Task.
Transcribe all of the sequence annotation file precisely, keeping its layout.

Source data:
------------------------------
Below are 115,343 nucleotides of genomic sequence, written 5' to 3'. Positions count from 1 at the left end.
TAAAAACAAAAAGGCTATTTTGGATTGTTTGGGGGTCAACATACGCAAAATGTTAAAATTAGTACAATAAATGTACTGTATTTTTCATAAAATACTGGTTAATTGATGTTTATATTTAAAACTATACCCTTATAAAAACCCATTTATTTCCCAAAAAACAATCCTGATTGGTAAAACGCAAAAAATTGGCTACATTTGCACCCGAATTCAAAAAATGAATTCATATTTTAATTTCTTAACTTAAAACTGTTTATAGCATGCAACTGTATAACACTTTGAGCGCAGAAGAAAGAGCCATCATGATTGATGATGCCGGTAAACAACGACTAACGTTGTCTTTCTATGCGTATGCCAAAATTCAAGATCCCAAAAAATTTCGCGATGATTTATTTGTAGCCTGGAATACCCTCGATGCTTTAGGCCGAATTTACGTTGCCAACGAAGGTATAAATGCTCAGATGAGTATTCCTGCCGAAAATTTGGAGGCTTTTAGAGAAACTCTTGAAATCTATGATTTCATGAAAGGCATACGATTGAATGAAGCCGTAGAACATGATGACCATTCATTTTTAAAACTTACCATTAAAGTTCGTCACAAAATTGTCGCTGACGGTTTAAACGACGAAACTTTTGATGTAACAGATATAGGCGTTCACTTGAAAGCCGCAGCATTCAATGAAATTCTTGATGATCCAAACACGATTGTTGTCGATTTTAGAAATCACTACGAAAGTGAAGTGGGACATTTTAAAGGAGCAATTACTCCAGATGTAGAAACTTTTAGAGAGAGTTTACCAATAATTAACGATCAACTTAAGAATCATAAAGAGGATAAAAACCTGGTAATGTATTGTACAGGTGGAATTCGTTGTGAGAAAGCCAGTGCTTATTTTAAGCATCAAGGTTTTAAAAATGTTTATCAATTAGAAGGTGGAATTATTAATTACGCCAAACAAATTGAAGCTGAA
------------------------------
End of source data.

Below are 115,343 nucleotides of genomic sequence, written 5' to 3'. Positions count from 1 at the left end.
TAAAAACAAAAAGGCTATTTTGGATTGTTTGGGGGTCAACATACGCAAAATGTTAAAATTAGTACAATAAATGTACTGTATTTTTCATAAAATACTGGTTAATTGATGTTTATATTTAAAACTATACCCTTATAAAAACCCATTTATTTCCCAAAAAACAATCCTGATTGGTAAAACGCAAAAAATTGGCTACATTTGCACCCGAATTCAAAAAATGAATTCATATTTTAATTTCTTAACTTAAAACTGTTTATAGCATGCAACTGTATAACACTTTGAGCGCAGAAGAAAGAGCCATCATGATTGATGATGCCGGTAAACAACGACTAACGTTGTCTTTCTATGCGTATGCCAAAATTCAAGATCCCAAAAAATTTCGCGATGATTTATTTGTAGCCTGGAATACCCTCGATGCTTTAGGCCGAATTTACGTTGCCAACGAAGGTATAAATGCTCAGATGAGTATTCCTGCCGAAAATTTGGAGGCTTTTAGAGAAACTCTTGAAATCTATGATTTCATGAAAGGCATACGATTGAATGAAGCCGTAGAACATGATGACCATTCATTTTTAAAACTTACCATTAAAGTTCGTCACAAAATTGTCGCTGACGGTTTAAACGACGAAACTTTTGATGTAACAGATATAGGCGTTCACTTGAAAGCCGCAGCATTCAATGAAATTCTTGATGATCCAAACACGATTGTTGTCGATTTTAGAAATCACTACGAAAGTGAAGTGGGACATTTTAAAGGAGCAATTACTCCAGATGTAGAAACTTTTAGAGAGAGTTTACCAATAATTAACGATCAACTTAAGAATCATAAAGAGGATAAAAACCTGGTAATGTATTGTACAGGTGGAATTCGTTGTGAGAAAGCCAGTGCTTATTTTAAGCATCAAGGTTTTAAAAATGTTTATCAATTAGAAGGTGGAATTATTAATTACGCCAAACAAATTGAAGCTGAA